Sophia has Dravet Syndrome, a rare form of intractable epilepsy caused by a genetic mutation that affects one in 40,000 people. According to the Dravet Foundation, the affliction, also known as Severe Myoclonic Epilepsy in Infancy, manifests around one or two years after birth. Children suffer from a variety of seizures caused by the smallest of triggers, like a change in temperature, closing their eyes too fast or eating cold food. If the children aren't properly tended to, seizures can worsen, increasing the chance of falling-down seizures or even sudden unexplained death in epilepsy, or SUDEP.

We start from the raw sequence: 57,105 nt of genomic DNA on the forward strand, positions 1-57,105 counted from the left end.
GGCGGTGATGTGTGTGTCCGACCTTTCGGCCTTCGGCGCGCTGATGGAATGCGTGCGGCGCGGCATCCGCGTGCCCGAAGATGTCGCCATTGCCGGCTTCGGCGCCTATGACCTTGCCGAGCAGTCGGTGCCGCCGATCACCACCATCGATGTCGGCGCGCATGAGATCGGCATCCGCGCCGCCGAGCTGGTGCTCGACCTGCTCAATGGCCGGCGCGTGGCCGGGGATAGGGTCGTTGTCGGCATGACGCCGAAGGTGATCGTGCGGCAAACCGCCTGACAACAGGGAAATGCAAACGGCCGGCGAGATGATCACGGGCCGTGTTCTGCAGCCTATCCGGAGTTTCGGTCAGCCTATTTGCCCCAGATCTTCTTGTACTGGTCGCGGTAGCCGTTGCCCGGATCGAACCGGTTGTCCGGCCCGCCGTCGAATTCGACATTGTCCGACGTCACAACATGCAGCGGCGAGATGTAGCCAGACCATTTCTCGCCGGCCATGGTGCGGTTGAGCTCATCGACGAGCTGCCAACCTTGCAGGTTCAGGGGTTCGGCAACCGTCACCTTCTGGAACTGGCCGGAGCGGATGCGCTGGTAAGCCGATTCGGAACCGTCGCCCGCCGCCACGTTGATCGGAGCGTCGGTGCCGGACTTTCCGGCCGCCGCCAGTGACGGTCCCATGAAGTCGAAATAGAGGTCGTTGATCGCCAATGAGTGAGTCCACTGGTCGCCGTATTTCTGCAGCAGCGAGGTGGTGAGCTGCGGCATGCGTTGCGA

To cope with Sophia's potential seizures, the Hong household is devoid of hard corners and easy-to-reach sharp objects, and the temperature is 72 degrees year-round. Sophia's diet is closely monitored and she sleeps in a room full of mattresses to prevent injury during the night, when she has most of her seizures.

In addition to these precautions, her family is always close by. Wherever Sophia goes, her sisters aren't far behind.

"Whenever Sophia is gone to appointments or school, we miss her," said Grace. "Even though we have to have things a certain way with her around, it still feels like a part of our family isn't here when Sophia is gone."

Mary, the youngest, whispers quietly to Grace as she plays, clearly excited, bobbing her head with a wide smile. Mary is a talkative toddler, and whether it is English or Korean, she always has something to say, albeit quietly.